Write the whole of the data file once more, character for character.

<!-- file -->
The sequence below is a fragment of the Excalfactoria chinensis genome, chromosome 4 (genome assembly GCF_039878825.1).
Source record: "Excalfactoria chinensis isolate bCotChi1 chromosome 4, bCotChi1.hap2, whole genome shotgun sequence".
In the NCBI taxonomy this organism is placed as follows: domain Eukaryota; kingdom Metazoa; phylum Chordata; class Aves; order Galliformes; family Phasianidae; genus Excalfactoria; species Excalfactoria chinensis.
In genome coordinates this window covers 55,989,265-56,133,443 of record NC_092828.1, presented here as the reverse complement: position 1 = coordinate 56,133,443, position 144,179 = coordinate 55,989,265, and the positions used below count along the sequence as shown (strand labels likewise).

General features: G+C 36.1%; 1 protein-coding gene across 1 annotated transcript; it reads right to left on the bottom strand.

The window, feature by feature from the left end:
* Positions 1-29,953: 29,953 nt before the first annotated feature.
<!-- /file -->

The sequence below is a fragment of the Excalfactoria chinensis genome, chromosome 4 (genome assembly GCF_039878825.1).
Source record: "Excalfactoria chinensis isolate bCotChi1 chromosome 4, bCotChi1.hap2, whole genome shotgun sequence".
In the NCBI taxonomy this organism is placed as follows: domain Eukaryota; kingdom Metazoa; phylum Chordata; class Aves; order Galliformes; family Phasianidae; genus Excalfactoria; species Excalfactoria chinensis.
In genome coordinates this window covers 55,989,265-56,133,443 of record NC_092828.1, presented here as the reverse complement: position 1 = coordinate 56,133,443, position 144,179 = coordinate 55,989,265, and the positions used below count along the sequence as shown (strand labels likewise).

General features: G+C 36.1%; 1 protein-coding gene across 1 annotated transcript; it reads right to left on the bottom strand.

The window, feature by feature from the left end:
* Positions 1-29,953: 29,953 nt before the first annotated feature.